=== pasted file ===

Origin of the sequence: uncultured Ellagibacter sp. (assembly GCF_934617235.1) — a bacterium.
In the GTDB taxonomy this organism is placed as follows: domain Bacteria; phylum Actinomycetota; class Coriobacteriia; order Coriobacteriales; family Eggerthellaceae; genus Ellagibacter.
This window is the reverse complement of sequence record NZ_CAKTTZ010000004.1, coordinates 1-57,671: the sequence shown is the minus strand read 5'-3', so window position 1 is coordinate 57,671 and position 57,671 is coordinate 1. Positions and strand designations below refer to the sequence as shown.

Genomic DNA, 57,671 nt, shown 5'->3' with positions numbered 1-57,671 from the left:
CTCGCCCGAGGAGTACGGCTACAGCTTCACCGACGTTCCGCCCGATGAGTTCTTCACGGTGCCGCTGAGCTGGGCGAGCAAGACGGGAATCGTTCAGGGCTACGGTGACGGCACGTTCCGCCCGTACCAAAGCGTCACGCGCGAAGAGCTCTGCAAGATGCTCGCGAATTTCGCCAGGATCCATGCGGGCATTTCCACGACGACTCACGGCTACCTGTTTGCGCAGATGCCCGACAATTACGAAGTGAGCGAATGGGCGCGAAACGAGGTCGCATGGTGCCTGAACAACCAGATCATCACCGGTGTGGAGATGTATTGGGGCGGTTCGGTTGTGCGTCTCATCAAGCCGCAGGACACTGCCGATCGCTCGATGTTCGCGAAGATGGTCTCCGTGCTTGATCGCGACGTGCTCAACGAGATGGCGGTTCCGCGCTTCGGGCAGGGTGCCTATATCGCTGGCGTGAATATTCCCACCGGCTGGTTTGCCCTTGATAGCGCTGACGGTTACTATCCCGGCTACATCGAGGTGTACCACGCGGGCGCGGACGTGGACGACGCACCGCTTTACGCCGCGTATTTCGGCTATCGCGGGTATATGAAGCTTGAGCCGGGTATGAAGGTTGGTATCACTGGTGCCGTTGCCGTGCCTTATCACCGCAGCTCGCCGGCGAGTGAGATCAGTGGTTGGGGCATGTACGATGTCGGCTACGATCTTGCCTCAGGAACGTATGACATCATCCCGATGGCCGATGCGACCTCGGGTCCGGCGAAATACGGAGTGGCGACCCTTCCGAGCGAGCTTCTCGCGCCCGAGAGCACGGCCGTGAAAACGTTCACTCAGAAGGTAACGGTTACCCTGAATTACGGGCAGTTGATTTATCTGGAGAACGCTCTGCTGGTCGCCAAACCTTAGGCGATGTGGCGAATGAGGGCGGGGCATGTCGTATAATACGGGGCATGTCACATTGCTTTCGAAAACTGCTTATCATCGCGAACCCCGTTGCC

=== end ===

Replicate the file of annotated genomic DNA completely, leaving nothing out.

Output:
Origin of the sequence: uncultured Ellagibacter sp. (assembly GCF_934617235.1) — a bacterium.
In the GTDB taxonomy this organism is placed as follows: domain Bacteria; phylum Actinomycetota; class Coriobacteriia; order Coriobacteriales; family Eggerthellaceae; genus Ellagibacter.
This window is the reverse complement of sequence record NZ_CAKTTZ010000004.1, coordinates 1-57,671: the sequence shown is the minus strand read 5'-3', so window position 1 is coordinate 57,671 and position 57,671 is coordinate 1. Positions and strand designations below refer to the sequence as shown.

Genomic DNA, 57,671 nt, shown 5'->3' with positions numbered 1-57,671 from the left:
CTCGCCCGAGGAGTACGGCTACAGCTTCACCGACGTTCCGCCCGATGAGTTCTTCACGGTGCCGCTGAGCTGGGCGAGCAAGACGGGAATCGTTCAGGGCTACGGTGACGGCACGTTCCGCCCGTACCAAAGCGTCACGCGCGAAGAGCTCTGCAAGATGCTCGCGAATTTCGCCAGGATCCATGCGGGCATTTCCACGACGACTCACGGCTACCTGTTTGCGCAGATGCCCGACAATTACGAAGTGAGCGAATGGGCGCGAAACGAGGTCGCATGGTGCCTGAACAACCAGATCATCACCGGTGTGGAGATGTATTGGGGCGGTTCGGTTGTGCGTCTCATCAAGCCGCAGGACACTGCCGATCGCTCGATGTTCGCGAAGATGGTCTCCGTGCTTGATCGCGACGTGCTCAACGAGATGGCGGTTCCGCGCTTCGGGCAGGGTGCCTATATCGCTGGCGTGAATATTCCCACCGGCTGGTTTGCCCTTGATAGCGCTGACGGTTACTATCCCGGCTACATCGAGGTGTACCACGCGGGCGCGGACGTGGACGACGCACCGCTTTACGCCGCGTATTTCGGCTATCGCGGGTATATGAAGCTTGAGCCGGGTATGAAGGTTGGTATCACTGGTGCCGTTGCCGTGCCTTATCACCGCAGCTCGCCGGCGAGTGAGATCAGTGGTTGGGGCATGTACGATGTCGGCTACGATCTTGCCTCAGGAACGTATGACATCATCCCGATGGCCGATGCGACCTCGGGTCCGGCGAAATACGGAGTGGCGACCCTTCCGAGCGAGCTTCTCGCGCCCGAGAGCACGGCCGTGAAAACGTTCACTCAGAAGGTAACGGTTACCCTGAATTACGGGCAGTTGATTTATCTGGAGAACGCTCTGCTGGTCGCCAAACCTTAGGCGATGTGGCGAATGAGGGCGGGGCATGTCGTATAATACGGGGCATGTCACATTGCTTTCGAAAACTGCTTATCATCGCGAACCCCGTTGCC